In recent years, the Day of the Dead and its images have become a big part of mainstream American Halloween celebrations, but there is so much more to the history of this holiday than the “sugar skull” image that is commonly recognized. Many people equate Halloween and the Dia de los Muertos, but truly they are quite different. The Day of the Dead celebration, both in Mexico, and by those who celebrate traditionally here in the United States, is a multiple day celebration to honor loved ones that have passed on. No matter where you celebrate, there are a few universal traditions that you are likely to encounter.

One of the most recognizable images representing the Dia de los Muertos is “la catrina,” which is a skeleton, with ornate face makeup and bright colorful clothes, representing  “death.” It may seem odd to some that death is represented as something beautiful, but that is exactly how Mexican culture celebrates the holiday and honors their loved ones.

The Day of the Dead is actually made up of three days of celebration. Beginning October 31st and ending on November 2nd, and coinciding with Catholic tradition of All Saints Eve, All Saints Day, and all Souls Day. While there are innumerable traditions found all over Latin America, there are some that can be found in nearly all Dia De Muertos celebrations.

An integral part of the holiday involves making an altar, una ofrenda, or multiple ofrendas to honor the deceased. These altars can be set up in homes, in businesses, in churches and at gravesites. It is believed that by constructing these altars, and placing certain items on them, the dead will be able to return to the land of the living to visit on these special days. Most commonly altars will include photos of the deceased loved ones, candles, favorite foods and drinks that the deceased enjoyed in their lives and the traditional flor de muerto, the Mexican Marigold.


In addition to constructing the altars, families take this time to visit the graves of those who have passed on, clean them and decorate them. Unlike the United States, most cemeteries are not maintained by any public government or church group, so the families take on the responsibility during the celebration time. It is common for families to bring small toys to leave for the spirit children to play with, and tequila or mezcal for the adult spirits to enjoy after their journey home. Loved ones will often gather to have picnics, making sure to bring food and drink to share with both the living and the dead in attendance. Nearly all graveside picnics are sure to include a special sweet bread, pan de muerto, often flavored with pumpkin or anise, and atole, similar to American hot cocoa, made with corn masa, cinnamon, vanilla and milk.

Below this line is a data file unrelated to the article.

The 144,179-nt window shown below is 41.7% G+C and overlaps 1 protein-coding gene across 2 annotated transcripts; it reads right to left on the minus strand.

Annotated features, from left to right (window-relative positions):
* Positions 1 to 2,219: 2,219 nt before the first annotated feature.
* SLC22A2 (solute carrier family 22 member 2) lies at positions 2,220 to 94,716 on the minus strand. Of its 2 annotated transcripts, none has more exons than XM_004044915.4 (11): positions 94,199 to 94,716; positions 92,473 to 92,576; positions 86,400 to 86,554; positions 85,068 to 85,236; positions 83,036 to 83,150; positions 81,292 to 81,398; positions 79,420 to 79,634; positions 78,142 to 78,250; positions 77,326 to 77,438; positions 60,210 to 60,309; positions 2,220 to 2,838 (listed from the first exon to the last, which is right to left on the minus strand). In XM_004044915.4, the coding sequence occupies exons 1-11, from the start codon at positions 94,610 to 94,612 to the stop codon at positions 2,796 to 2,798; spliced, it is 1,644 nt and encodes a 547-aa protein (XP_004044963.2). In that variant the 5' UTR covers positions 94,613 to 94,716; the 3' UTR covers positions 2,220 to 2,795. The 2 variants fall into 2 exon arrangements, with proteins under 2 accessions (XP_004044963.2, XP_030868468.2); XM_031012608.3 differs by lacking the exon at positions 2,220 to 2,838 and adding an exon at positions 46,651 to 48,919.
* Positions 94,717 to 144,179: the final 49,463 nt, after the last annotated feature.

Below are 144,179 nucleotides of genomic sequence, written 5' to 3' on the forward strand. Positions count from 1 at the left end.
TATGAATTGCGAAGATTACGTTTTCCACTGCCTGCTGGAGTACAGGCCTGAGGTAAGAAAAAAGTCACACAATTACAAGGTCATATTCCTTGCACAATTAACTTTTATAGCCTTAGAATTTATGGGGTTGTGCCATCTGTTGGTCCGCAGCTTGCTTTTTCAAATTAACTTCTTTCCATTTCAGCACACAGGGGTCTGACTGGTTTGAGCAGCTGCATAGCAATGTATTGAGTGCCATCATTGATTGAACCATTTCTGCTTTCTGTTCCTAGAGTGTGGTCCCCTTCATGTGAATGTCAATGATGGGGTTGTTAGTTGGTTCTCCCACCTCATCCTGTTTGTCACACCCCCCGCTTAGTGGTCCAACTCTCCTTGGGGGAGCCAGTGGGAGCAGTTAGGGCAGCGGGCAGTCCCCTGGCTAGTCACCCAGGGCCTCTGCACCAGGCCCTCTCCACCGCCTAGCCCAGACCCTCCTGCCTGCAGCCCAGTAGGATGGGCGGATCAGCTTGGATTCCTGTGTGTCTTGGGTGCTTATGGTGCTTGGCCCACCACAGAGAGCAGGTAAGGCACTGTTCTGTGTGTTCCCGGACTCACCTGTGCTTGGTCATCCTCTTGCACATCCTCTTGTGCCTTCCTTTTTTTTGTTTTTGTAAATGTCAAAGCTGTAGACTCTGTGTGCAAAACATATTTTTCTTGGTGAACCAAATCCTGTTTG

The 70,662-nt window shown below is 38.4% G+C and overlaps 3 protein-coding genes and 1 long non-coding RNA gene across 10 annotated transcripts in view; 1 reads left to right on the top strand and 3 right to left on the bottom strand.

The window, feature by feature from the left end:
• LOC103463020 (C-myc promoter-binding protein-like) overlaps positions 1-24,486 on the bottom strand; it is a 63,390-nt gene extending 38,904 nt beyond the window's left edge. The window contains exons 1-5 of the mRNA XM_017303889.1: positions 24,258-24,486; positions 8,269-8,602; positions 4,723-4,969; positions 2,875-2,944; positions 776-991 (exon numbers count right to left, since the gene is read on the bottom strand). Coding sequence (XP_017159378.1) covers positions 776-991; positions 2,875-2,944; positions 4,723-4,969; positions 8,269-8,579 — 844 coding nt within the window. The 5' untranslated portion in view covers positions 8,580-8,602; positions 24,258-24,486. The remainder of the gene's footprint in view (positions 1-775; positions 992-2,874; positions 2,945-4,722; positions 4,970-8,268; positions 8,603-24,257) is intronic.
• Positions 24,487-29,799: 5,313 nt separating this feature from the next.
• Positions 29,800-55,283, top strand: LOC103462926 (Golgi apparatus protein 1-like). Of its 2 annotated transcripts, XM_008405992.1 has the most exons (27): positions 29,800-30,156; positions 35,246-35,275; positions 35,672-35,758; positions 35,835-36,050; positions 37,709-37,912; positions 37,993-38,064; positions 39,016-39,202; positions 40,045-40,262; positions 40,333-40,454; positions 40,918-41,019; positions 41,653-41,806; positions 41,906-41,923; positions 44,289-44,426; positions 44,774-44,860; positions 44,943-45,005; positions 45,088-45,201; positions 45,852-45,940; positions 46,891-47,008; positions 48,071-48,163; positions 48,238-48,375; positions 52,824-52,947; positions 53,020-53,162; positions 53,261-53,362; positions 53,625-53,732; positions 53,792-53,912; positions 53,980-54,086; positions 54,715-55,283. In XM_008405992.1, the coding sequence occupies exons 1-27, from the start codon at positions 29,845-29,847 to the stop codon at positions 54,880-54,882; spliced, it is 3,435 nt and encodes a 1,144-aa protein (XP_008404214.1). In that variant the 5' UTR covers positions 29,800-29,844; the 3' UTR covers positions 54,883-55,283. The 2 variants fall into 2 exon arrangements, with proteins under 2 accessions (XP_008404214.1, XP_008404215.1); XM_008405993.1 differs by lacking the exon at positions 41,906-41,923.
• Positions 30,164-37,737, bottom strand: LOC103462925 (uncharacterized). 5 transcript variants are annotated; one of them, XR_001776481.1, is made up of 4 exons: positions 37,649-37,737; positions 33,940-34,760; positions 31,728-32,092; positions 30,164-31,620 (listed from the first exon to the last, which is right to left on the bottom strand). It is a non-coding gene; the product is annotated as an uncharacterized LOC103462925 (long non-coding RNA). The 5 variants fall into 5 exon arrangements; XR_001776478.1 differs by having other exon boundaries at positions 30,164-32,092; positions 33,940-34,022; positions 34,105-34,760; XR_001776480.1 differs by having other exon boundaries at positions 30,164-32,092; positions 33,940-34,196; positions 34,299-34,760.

As mentioned for decorating the altars, a recognizable part of the Dia de Meuertos celebration, especially in Mexico includes the Aztec Marigold, a bright orange flower with fragrant petals. The belief is that the smell of this specific flower will help guide the spirits home for their visit. While families gather in cemeteries, or around private altars, telling stories, and sharing memories of their loved ones, the spirits are said to follow the trail of flowers, and familiar foods to join the living in their celebration.

Local resident Laura Serna Maytorena fondly recalls bringing the family traditions from her youth into her home when she started her own family. She and her husband and children set up an altar in their home every year, and when her children were young, they went about choosing which pictures of loved ones to include together, as a family while telling stories and sharing memories. Laura and her family are also responsible for bringing the celebration to the local community. Laura shares that even many of her non-Latino friends have begun adopting the traditions as a way to honor their deceased loved ones. In addition to individuals that have been inspired by Laura’s family,  The Unitarian Universalist Church on 3rd Street in Marietta, OH will feature a local Dia de Muertos service this coming Sunday November 4th, at 11:00 a.m. The service will feature an ofrenda where attendees can place the representations of their loved ones as well. This is the only public Day of the Dead celebration of its kind in our community.